1993-05-01

Primary Noise Reduction Measures on IDI Diesel Engines 931309

The IDI diesel engine still offers a substantial development potential. One major advantage is its low fuel consumption and, hence, its low CO2 emission compared to gasoline engines. The disadvantage of its higher noise emission, however, requires particular attention in the development stage. By means of modern signal analysing and signal processing methods in combination with computer simulation methods new tools for the development of low noise Diesel engines are available.
The noise emission of IDI diesel engines has on average been reduced by about 5 to 8 dBA within the last 15 years. This trend will continue further despite the introduction of more and more light weight design components.
Today's IDI diesel engine is mainly dominated by high noise levels in the frequency range about 1600 to 2000 Hz. In-depth measurements show that this is generally caused by a high combustion excitation (Helmholtz-resonance) and, in addition, structure weaknesses of the crankcase. For the development of low noise IDI diesel engines particular attention has to be paid to the combustion excitation and/or structure behaviour in this particular frequency range.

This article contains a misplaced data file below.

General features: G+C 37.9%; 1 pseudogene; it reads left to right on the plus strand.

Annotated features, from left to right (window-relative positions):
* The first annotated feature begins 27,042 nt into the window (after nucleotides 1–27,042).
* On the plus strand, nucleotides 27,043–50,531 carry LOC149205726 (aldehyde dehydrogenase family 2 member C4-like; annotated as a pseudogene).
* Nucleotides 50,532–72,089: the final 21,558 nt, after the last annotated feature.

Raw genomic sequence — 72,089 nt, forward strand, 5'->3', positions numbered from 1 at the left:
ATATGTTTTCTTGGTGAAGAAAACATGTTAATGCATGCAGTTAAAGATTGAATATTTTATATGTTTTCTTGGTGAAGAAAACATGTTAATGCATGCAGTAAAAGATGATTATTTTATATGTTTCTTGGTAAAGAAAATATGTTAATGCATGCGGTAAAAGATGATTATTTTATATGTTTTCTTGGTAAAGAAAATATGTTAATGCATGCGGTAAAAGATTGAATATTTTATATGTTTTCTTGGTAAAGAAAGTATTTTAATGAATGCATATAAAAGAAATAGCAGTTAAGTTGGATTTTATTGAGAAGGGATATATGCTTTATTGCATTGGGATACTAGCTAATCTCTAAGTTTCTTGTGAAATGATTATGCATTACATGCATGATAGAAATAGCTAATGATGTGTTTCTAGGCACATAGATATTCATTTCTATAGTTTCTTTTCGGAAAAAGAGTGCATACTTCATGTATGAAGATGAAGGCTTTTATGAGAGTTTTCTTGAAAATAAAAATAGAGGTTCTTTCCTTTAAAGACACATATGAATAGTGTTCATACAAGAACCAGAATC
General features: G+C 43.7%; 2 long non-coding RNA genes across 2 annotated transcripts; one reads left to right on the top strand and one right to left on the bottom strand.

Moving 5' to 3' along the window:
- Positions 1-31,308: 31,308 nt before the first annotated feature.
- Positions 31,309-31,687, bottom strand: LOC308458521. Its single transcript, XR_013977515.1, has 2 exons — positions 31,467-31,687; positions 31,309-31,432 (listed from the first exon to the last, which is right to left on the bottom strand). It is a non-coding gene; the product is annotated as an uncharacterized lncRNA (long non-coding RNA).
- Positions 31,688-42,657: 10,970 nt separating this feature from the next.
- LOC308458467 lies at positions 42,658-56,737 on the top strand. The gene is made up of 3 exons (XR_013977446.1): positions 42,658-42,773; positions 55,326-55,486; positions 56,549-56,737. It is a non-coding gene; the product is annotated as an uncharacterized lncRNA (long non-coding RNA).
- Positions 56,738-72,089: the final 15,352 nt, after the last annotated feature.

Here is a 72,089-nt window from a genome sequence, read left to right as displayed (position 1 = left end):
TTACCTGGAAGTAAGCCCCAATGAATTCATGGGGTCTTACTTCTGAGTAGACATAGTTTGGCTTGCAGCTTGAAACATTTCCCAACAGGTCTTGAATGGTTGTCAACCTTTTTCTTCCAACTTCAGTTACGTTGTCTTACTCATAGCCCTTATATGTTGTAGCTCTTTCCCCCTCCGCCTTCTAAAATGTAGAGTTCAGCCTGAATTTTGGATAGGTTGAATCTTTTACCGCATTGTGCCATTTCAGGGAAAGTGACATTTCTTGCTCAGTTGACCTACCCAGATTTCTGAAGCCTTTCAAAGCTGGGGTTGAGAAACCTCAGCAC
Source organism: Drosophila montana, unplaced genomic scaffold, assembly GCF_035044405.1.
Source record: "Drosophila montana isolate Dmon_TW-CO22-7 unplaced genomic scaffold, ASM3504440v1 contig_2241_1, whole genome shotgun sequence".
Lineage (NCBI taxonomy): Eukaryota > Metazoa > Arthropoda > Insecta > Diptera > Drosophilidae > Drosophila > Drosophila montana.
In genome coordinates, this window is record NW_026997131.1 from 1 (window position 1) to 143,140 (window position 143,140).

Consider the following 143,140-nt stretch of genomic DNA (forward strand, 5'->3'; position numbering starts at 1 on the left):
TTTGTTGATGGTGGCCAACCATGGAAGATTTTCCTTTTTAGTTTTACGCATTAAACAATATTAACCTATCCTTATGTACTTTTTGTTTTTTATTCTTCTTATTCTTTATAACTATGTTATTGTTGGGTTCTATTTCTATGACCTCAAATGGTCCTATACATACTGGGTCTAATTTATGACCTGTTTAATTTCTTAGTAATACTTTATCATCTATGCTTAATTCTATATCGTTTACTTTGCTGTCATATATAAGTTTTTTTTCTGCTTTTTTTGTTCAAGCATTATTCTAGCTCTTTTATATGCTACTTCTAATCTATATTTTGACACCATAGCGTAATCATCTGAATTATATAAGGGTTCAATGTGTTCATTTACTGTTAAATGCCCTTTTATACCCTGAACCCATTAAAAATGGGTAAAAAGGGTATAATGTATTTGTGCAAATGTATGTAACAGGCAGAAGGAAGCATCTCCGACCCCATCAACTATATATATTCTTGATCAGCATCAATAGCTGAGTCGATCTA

An acoustical assessment of the engine block structure already in the design stage can be achieved by using dynamic Finite Element techniques. On the basis of the particular combustion excitation of IDI diesel engines the surface vibration will be calculated by forced response analysis. Structure detail modifications lead to a low noise engine design. This design process and the consequent optimization has been successfully applied to an IDI diesel engine.

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